Balázs Mártonffy

Balázs Mártonffy is the Director of the American Studies Research Institute at Ludovika - University of Public Service. He received his PhD in international relations from American University, and his dissertation won the 2020 John McCain Award by the Munich Security Conference. Balazs, whose research focuses on alliance cohesion, has taught at the George Washington University, the Hungarian Diplomatic Academy, and at American University's School of International Service, where he was recognized with the 2019 William C. Olson Award. As a Sié Fellow, he received an MA from the University of Denver and as an Eliot Scholar, an AB from Washington University in St. Louis. Previously, Balazs served as the Deputy Director for Security Policy at the Ministry of Foreign Affairs and Trade of Hungary and as a civilian defense policy officer with the Ministry of Defense of Hungary. 


Balázs Orbán

Balázs Orbán serves as Deputy Minister of the Prime Minister’s Office. He is the Chairman of the Board of Mathias Corvinus Collegium (MCC) and Chairman of the Advisory Board of National University of Public Service (NKE). Mr. Orbán started his career at the Ministry of Justice, and soon afterwards he joined the Századvég Group. Between 2013 and 2018, as the Director for Research at the Századvég Foundation, he was responsible for public law and public policy research. Between 2015 and 2018 he was the General Director of the Migration Research Institute founded jointly by the Századvég Foundation and the Mathias Corvinus Collegium. He studied at the Eötvös Loránd University (ELTE) where he graduated as a Lawyer in 2009 and as a Political Scientist in 2011. During his studies he completed an internship at the Committee of Constitutional Affairs, Justice and Procedure of the Office of the National Assembly. He is currently earning his PhD at the Faculty of Law of ELTE, and is an Assistant Lecturer at the National University of Public Service.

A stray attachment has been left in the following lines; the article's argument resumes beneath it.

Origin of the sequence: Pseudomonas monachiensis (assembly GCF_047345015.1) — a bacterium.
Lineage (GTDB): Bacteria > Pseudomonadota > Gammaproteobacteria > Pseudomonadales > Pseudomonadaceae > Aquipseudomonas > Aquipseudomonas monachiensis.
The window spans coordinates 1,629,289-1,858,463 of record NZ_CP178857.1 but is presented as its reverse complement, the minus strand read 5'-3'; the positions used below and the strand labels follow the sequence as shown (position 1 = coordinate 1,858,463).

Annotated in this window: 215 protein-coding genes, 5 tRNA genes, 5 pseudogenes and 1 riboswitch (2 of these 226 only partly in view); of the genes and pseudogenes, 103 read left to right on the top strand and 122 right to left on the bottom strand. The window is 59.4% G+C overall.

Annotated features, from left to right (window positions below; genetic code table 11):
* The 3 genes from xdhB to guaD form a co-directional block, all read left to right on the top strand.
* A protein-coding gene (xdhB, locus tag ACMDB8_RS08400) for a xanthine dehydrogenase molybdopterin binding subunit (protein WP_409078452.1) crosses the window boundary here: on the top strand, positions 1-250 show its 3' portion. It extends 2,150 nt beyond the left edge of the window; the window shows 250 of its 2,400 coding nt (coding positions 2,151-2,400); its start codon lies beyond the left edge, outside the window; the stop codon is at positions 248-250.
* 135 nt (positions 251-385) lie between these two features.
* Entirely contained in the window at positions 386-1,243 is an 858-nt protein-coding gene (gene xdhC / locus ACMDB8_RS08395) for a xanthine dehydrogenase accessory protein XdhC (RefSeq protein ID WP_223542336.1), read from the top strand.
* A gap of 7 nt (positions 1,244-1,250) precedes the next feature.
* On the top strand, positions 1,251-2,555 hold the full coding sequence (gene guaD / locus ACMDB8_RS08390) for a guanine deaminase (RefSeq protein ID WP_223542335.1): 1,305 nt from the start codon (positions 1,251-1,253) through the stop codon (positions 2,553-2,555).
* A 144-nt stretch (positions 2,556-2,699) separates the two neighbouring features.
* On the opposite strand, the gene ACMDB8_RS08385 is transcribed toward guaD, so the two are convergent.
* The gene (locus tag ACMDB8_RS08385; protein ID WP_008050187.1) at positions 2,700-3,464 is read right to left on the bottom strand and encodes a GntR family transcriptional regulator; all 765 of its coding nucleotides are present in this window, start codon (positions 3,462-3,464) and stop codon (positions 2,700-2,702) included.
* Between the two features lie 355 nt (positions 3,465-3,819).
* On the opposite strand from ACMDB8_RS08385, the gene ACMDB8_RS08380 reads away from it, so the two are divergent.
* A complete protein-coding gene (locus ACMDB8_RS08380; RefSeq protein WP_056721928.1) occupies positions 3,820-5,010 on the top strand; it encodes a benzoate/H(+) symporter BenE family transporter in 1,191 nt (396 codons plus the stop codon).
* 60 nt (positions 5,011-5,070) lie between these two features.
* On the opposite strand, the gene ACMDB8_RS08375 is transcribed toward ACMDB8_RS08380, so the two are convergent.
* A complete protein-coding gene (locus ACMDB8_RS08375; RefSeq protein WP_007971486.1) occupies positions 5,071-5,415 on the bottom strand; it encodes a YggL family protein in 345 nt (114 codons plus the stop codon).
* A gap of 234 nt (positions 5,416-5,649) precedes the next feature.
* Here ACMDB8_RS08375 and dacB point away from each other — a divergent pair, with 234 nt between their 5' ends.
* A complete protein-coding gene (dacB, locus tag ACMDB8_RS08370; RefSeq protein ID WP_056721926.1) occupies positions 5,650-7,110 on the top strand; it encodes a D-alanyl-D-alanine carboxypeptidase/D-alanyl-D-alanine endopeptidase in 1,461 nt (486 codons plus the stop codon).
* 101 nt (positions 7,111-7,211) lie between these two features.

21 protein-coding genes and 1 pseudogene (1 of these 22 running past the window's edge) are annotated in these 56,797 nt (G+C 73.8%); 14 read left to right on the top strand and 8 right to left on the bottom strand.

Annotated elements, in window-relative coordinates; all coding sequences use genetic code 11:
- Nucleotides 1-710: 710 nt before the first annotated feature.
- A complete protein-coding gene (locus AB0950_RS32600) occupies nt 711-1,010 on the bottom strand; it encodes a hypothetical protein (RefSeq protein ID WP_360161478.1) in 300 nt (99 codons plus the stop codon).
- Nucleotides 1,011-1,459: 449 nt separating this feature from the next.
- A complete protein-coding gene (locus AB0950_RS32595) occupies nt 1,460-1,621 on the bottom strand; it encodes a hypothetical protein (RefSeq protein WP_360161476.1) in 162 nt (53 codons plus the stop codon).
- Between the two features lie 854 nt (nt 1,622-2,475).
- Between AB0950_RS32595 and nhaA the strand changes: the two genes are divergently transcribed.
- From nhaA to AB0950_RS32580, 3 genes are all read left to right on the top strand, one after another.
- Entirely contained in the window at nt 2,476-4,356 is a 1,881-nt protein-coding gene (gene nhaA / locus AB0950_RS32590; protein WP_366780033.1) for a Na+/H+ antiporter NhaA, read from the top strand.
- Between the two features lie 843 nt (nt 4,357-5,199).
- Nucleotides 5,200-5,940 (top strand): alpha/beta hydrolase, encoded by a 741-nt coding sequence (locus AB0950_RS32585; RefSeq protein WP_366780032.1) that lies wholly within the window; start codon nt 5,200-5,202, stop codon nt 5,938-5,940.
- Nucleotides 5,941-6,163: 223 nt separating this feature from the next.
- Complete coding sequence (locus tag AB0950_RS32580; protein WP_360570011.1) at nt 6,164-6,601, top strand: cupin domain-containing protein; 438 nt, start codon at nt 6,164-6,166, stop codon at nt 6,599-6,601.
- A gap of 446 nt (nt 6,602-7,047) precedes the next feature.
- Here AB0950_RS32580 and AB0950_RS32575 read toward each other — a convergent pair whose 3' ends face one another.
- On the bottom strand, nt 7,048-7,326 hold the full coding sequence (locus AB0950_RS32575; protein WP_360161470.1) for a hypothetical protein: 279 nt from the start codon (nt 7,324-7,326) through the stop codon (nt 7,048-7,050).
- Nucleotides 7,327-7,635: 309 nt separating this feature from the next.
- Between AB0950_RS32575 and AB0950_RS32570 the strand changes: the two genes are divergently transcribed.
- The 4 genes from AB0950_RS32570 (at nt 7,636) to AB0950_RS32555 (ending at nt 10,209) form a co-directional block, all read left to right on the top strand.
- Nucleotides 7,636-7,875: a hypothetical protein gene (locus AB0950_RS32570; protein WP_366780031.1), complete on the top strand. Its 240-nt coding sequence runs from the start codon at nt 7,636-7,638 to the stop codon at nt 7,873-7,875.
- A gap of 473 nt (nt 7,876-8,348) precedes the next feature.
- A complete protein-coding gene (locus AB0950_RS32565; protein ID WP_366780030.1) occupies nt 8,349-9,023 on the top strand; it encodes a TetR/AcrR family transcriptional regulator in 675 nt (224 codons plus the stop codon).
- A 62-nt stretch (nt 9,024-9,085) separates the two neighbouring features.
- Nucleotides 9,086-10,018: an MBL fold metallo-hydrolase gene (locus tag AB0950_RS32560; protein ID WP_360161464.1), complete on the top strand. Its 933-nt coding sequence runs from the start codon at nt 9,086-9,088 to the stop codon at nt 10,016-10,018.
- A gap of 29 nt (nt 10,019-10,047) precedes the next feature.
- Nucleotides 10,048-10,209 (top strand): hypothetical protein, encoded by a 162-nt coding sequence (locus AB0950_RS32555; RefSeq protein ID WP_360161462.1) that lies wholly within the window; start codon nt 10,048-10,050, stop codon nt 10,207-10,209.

Javier Santacruz

Lead researcher at Civismo. He holds a Bsc in Economics from the Complutense University of Madrid and a Masters in Econometrics and a PhD in Economics from the University of Essex (United Kingdom). He is an expert in macroeconometrics and finance and he teaches in a number of universities. He is also a strategic consultant and founder of Long-Tail Risk Partners. He periodically writes for a number of newspapers such as El Economista.



Attila Steiner

A graduate of economy of the Corvinus University in Budapest, Attila Steiner was appointed State Secretary for the Development of Circular Economy, Energy and Climate Policy of the Ministry for Innovation and Technology on 16 January 2021. Prior to his appointment, he was State Secretary for EU Affairs of the Ministry of Justice. Previously, he worked as Deputy State Secretary for EU Relations within the Prime Minister’s Office. Earlier stations of his career include the position of a political advisor in the Prime Minister’s Office where his work focused on energy policy. Previously, he served as a political advisor in the European Parliament, also in the field of energy policy. Apart from his native Hungarian, he speaks English and German, and has an intermediate language skill in French.